South Oakland Shelter: A Primer

What started in 1985 as an impulse to get the homeless out of the harsh Michigan winter elements has grown into a thriving non-profit that offers much more than temporary shelter.

South Oakland Shelter (SOS) works with 67 religious congregations, including churches, synagogues and a mosque, to operate a rotating shelter system. Each week a congregation hosts SOS’s shelter guests with overnight accommodations, three daily meals and transportation.

Ryan Hertz

Ryan Hertz

“We’re really unique because our programming is not in any way theologically driven,” says CEO Ryan Hertz. “It’s secular but the resources are all motivated by the volunteers’ commitment to their faith and faith community. People who are not overtly religious are also involved.”

The goal is to get clients into long-term housing as soon as possible. SOS formed a subsidiary called Spero Housing Group in 2015 dedicated to providing quality, affordable housing for low/moderate-income people. That may include building or renovating existing structures. 

“It’s likely to be done in partnership,” says Hertz, who is also Spero’s president. “We don’t intend to go into a completely different line of work.”

Securing quality housing in a safe neighborhood with decent schools may cost more at first, but it’s actually a cost savings, Hertz says. 

“All the barriers related to why clients became homeless are better addressed with a bigger bang for the buck when they are in housing. Expecting someone to find a job when rotating from shelter to shelter is not a recipe for success. When they are in a chaotic external environment or tackling addiction, they are not going to be as successful.”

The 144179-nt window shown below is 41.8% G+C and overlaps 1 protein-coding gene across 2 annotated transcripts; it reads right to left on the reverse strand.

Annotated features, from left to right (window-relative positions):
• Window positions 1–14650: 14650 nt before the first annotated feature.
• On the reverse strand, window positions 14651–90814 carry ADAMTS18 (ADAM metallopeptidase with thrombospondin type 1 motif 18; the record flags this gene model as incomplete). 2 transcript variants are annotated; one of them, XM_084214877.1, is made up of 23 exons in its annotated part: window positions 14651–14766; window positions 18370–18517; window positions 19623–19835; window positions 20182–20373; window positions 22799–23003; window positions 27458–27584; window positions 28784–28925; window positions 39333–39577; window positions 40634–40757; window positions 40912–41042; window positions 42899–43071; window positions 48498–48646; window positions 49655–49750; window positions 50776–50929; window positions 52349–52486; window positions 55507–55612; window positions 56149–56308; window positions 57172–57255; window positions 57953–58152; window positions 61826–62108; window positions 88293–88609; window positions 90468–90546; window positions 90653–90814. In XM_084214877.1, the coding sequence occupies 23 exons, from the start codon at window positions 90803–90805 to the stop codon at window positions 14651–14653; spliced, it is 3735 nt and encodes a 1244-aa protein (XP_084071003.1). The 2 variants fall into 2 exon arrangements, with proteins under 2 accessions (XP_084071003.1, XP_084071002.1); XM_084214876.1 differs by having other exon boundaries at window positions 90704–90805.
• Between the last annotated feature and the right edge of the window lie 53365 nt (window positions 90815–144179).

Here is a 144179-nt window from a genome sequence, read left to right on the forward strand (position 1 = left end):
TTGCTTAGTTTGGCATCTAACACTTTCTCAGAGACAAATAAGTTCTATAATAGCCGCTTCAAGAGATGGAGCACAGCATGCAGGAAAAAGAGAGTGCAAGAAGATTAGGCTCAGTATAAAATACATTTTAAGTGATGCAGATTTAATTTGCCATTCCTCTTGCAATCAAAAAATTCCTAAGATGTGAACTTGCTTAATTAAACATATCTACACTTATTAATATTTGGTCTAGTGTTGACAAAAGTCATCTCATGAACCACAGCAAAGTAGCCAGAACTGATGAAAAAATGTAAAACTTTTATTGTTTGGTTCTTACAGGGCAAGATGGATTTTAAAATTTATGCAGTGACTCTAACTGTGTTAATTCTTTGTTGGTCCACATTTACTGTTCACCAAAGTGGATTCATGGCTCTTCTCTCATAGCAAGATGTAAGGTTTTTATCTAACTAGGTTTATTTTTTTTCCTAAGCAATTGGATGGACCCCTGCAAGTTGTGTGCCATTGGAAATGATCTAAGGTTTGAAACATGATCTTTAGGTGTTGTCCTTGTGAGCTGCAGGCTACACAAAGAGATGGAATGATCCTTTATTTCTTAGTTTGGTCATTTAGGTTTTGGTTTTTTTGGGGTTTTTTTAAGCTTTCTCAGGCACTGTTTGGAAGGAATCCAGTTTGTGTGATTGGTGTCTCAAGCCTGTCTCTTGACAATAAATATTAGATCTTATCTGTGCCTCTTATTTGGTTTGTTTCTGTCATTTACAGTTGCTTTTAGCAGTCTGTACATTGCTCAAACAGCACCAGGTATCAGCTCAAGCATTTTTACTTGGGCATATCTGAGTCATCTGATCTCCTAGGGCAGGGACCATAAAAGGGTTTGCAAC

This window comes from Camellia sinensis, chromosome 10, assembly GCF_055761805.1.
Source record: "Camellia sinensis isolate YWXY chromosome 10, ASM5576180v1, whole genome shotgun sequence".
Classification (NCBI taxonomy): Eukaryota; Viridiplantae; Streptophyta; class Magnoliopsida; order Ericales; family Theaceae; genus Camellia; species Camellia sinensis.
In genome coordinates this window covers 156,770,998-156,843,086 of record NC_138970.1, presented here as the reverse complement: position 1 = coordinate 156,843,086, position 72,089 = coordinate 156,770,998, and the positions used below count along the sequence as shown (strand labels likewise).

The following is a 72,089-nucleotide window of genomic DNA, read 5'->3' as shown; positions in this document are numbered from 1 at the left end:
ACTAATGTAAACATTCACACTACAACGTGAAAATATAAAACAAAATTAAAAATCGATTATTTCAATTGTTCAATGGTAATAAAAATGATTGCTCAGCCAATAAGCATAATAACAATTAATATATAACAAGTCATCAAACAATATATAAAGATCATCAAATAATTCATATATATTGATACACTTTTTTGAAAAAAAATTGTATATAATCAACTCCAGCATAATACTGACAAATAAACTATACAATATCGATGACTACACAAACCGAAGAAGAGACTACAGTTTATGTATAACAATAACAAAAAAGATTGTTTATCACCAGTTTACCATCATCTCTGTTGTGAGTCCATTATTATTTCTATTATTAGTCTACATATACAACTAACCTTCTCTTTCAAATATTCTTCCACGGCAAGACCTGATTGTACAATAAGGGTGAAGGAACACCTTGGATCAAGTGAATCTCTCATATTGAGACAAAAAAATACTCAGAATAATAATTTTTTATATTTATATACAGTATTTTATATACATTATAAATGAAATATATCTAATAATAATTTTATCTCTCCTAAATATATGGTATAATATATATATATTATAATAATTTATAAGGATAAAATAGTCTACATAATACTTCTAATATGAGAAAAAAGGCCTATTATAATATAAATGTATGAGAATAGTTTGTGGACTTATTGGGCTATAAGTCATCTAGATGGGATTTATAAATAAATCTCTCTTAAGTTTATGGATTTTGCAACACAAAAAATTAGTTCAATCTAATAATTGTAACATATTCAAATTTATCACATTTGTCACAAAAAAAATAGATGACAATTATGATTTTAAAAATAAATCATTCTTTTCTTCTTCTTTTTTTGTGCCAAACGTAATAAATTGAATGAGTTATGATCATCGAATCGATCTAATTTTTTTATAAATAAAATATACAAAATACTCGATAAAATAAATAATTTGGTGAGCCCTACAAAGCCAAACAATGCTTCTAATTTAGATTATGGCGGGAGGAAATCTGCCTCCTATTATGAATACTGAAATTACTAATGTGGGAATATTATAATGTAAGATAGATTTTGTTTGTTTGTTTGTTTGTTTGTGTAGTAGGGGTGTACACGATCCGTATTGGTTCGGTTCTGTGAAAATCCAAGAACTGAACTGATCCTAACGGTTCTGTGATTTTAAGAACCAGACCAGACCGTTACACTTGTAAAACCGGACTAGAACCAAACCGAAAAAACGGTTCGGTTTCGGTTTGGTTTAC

Each client works with a case manager to develop and implement a plan of goals and action steps. That approach has led to impressive success rates: in 2015, 80 percent of sheltered households successfully exited into housing, and 86 percent sustained housing for a full year.

Roughly half the funding comes from federal, state and local government contracts and the rest is private contributions and proceeds from three annual fundraisers, including Dancing with the Detroit Stars. The staff includes 21 full-time employees (of which nine serve SOS through AmeriCorps programs) and three part-timers. Hertz says that 89 percent of SOS resources go directly to client support and services.

Some 8,000 volunteers also pitch in.

“There are all kinds of ways to get involved,” Hertz says. “It is no less meaningful to help plan a party than to cook a meal.”

Only about 20 percent of clients fall into the category of chronic homelessness, “this image people have of who the homeless are,” Hertz says. They need the most help and are also the most expensive to serve, with some 80 percent of resources going toward that group.

The majority of clients are educated. More than 52 percent have at least some college and most have work experience and are able to take care of themselves once they have a home.

“Homelessness is a solvable problem,” Hertz says. “The only thing lacking is our community’s will to solve the problem.